]. The survey found that the majority of confiscated live animals are reportedly placed in captivity (43.6% public zoos, safari parks, aquariums, or botanical gardens; 27.4% designated rescue centres; 6% research institutes, laboratories, and universities; and 9.4% were placed in approved private facilities) [22
]. This correlates with research identifying overcrowding as the most significant problem in Southeast Asian zoos due to the large number of confiscated and abandoned animals [51
]. Only 6.0% were reported as killed, and it was reported that 6% of animals confiscated were returned to the country of export for release to the wild [22
Captivity is the most commonly reported method of disposal, yet there are no standardised, enforceable requirements for captive facilities at the international level and few nations have laws that regulate the treatment of captive wild animals [52
]. There are significant animal welfare impacts and violations associated with captivity that can negatively affect captive wild animals [54
]. Captivity generally means wild animals are confined in spaces that are far smaller than their normal ranges. Animals are often kept in conditions that are very different than they have evolved to live in. Such different conditions can lead to stress and poor physical and mental welfare through a range of mechanisms. Public facilities that have a visitor element can negatively impact animals [56
]. The mere presence of people has been shown to elevate levels of stress in captive animals [56
]. This is particularly concerning with increasing numbers of wildlife tourists, such as those visiting rescue centres or viewing animals in the wild [60
In areas where facilities are available, high intake numbers and a lack of funding make implementing a strategic conservation plan or gathering objective scientific data difficult [40
]. Frequently, minimal educational requirements for staff result in a lack of on-site ecological and ethological knowledge and record-keeping is often inadequate [62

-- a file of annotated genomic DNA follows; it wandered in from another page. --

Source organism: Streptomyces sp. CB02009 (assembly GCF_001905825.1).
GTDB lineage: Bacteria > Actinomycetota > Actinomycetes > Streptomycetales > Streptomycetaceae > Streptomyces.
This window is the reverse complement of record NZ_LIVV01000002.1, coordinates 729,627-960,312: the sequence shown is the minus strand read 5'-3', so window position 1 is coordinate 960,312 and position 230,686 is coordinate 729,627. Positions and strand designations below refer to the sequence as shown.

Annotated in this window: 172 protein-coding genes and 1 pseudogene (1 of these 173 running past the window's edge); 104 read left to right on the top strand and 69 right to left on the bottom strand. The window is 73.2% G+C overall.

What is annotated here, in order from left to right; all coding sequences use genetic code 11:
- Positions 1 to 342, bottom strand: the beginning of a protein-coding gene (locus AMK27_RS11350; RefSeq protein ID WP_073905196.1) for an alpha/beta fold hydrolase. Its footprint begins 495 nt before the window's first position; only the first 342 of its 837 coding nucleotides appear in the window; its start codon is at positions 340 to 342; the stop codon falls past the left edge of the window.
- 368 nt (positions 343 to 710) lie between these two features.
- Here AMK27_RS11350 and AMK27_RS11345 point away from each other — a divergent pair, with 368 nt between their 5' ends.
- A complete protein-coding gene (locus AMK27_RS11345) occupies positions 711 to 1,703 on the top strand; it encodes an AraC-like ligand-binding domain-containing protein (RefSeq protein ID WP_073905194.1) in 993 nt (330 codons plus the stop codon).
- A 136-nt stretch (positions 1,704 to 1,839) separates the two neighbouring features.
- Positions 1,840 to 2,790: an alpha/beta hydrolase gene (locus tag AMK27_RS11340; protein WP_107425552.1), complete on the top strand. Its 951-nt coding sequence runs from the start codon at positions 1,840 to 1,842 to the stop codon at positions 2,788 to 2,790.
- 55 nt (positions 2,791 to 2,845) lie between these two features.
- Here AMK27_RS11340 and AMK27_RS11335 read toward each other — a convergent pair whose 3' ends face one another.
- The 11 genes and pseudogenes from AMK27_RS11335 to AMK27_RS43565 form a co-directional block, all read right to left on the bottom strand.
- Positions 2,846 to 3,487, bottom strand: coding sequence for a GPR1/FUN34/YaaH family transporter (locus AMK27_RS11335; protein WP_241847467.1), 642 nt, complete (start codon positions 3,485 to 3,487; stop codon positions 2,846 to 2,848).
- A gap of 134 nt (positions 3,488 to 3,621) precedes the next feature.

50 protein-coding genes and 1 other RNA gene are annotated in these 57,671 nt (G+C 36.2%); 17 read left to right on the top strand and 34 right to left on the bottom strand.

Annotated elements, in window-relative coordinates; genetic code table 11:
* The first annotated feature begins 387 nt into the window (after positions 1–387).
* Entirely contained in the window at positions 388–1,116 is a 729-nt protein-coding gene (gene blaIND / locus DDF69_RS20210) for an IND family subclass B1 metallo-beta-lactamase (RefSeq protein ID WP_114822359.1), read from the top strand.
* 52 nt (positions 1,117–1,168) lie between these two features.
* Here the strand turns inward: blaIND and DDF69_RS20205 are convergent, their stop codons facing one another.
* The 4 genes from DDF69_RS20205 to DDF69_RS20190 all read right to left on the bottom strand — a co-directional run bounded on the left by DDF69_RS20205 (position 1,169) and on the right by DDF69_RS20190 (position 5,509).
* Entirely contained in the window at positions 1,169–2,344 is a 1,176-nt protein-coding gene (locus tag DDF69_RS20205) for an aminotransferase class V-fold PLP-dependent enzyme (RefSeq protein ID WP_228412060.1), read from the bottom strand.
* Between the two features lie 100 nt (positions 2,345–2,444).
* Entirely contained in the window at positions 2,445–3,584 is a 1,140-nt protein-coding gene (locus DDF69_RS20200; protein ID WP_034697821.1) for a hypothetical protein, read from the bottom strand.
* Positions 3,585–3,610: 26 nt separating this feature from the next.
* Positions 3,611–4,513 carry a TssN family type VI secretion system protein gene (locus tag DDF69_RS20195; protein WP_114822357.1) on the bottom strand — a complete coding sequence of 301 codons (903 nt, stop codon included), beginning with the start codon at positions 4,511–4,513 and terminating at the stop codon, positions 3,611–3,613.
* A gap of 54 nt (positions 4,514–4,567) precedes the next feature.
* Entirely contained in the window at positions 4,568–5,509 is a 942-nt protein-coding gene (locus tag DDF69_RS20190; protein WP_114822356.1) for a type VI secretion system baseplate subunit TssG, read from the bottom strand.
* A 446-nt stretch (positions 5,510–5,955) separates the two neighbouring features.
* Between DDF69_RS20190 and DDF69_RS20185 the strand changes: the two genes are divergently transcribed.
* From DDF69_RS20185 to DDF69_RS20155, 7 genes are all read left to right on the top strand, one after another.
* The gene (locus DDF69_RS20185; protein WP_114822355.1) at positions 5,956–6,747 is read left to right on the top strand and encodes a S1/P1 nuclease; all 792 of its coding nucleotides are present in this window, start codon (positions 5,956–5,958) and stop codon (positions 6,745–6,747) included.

]. With the CITES survey indicating that many countries transfer the majority of confiscated animals into captive environments, examining this disposal option is important with regard to understanding the impacts of captivity on wild animals, and also how it is affecting conservation objectives for threatened species. CITES Resolution 17.8, Article VIII.4.b states that live specimens shall be placed in a ‘rescue centre or “such other place as the Management Authority deems appropriate and consistent with the purposes of the present Convention’ [18
]. The broad guidelines on facilities that qualify as acceptable for housing confiscated wildlife, oftentimes valuable animals, may put those animals at risk of exploitation. The lack of formal mechanisms coupled with other challenges increase the chance for confiscated animals to be exploited even after recovery [24
]. Lopes et al. [44
] highlighted that CITES is working toward improving records by revising their annual reports to include disposal data, but significant gaps remain.
Eight prominent limitations impeding proper disposal of illegally traded and confiscated live animals were identified. These are (1) political will, (2) policy, (3) funding, (4) capacity, (5) expertise (6) attitudes and behaviours, (7) exploitation, and (8) corruption. The interview discourse that led to the categorization of these broad limitations is summarised in Table 2
. Exploitation and corruption were both recognised as limitations impeding proper disposal methods as well as consequences that come from improper management. Findings are illustrated with selected quotations from participants. The findings are reported in a logical order in relation to policy. For instance, political will and policy are considered before funding and capacity because political will and policy influence funding and capacity.
3.1. Political Will
It was recognised by 12 participants that several identified limitations, including lack of funding, lack of expertise, lack of capacity, corruption, and exploitation, could be ameliorated through increased political will. Environmental apathy within the region’s political sector was a common theme recognised by participants. For example, C18 noted, ‘I’ve sat-in-on who knows how many government budget planning meetings and they don’t even consider [the disposal of confiscated animals] an issue. Even if it’s brought up, they don’t put any money into this and very few countries do.’